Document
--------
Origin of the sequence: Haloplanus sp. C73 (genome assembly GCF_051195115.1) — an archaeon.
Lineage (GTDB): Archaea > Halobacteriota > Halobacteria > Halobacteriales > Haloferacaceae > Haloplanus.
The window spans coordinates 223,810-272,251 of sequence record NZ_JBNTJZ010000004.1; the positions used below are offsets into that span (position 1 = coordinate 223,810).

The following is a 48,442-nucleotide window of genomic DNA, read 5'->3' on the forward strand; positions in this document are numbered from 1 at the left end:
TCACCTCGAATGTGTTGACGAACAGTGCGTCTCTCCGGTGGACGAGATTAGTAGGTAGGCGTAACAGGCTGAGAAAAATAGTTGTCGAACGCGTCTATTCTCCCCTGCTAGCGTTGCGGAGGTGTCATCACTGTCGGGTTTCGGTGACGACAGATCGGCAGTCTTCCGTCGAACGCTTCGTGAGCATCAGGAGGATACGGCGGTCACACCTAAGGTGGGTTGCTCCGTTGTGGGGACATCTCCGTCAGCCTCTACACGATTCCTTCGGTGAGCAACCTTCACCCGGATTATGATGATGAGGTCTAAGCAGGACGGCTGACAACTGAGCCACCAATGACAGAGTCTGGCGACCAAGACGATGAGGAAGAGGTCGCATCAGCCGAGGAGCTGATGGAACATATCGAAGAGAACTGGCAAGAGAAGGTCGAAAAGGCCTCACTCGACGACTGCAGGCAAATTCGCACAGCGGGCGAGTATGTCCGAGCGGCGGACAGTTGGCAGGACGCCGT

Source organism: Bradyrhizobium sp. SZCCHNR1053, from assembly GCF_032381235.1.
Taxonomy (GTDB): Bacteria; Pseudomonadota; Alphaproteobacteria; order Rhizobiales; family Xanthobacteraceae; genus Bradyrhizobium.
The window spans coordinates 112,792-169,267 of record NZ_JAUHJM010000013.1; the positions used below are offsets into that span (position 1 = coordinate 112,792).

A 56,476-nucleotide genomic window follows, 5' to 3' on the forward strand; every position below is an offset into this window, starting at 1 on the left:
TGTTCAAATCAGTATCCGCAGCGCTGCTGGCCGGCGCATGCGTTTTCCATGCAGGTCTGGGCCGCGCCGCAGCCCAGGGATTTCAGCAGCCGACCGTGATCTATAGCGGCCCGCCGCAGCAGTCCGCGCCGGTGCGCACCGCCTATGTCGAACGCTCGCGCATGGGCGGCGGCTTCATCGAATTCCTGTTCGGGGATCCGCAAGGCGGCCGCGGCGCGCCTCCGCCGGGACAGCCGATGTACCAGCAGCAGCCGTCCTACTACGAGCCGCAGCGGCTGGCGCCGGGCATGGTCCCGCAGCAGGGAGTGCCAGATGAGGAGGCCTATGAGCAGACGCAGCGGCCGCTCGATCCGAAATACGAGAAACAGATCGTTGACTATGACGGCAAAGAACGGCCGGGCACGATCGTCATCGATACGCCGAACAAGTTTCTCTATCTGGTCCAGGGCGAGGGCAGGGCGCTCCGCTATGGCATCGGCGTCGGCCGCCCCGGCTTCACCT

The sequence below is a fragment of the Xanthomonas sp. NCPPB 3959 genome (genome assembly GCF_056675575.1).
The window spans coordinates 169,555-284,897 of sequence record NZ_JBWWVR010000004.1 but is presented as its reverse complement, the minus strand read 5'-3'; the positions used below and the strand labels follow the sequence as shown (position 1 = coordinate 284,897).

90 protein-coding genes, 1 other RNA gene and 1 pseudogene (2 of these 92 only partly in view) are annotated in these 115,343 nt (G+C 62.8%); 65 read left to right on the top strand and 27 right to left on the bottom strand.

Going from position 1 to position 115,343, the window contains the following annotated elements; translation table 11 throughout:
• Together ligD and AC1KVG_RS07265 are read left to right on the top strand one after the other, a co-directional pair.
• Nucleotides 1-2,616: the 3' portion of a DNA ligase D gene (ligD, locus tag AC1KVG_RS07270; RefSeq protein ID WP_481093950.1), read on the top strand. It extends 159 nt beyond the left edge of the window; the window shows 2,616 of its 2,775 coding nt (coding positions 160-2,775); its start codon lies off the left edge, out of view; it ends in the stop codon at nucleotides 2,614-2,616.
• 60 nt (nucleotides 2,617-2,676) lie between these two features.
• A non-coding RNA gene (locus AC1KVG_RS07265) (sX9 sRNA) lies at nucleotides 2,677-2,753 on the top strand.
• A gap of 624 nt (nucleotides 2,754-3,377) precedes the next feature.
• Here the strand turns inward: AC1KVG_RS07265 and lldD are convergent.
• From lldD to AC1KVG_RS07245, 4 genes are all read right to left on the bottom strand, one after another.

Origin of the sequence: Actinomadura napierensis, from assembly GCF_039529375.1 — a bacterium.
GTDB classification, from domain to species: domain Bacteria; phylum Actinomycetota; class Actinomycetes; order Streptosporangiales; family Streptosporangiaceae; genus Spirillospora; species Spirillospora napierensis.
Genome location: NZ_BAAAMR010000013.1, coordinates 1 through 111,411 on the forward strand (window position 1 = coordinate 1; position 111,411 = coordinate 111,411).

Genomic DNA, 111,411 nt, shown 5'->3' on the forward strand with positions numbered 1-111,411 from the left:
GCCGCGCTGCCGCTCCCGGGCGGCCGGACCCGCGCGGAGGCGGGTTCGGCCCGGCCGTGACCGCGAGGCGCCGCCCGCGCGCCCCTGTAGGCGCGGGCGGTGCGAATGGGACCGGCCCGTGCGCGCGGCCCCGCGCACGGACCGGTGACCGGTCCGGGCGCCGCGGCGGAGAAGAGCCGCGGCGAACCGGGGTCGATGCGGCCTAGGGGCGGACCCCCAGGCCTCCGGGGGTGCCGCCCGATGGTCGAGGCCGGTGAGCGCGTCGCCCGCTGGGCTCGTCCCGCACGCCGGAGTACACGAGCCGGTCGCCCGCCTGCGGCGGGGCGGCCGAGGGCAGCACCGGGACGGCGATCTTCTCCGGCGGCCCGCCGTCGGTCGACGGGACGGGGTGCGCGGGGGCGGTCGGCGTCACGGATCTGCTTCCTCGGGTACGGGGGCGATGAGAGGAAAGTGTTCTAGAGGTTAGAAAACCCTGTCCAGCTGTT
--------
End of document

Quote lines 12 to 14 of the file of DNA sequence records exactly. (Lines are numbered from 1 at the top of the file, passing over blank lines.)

The window spans coordinates 169,555-284,897 of sequence record NZ_JBWWVR010000004.1 but is presented as its reverse complement, the minus strand read 5'-3'; the positions used below and the strand labels follow the sequence as shown (position 1 = coordinate 284,897).

90 protein-coding genes, 1 other RNA gene and 1 pseudogene (2 of these 92 only partly in view) are annotated in these 115,343 nt (G+C 62.8%); 65 read left to right on the top strand and 27 right to left on the bottom strand.

Going from position 1 to position 115,343, the window contains the following annotated elements; translation table 11 throughout: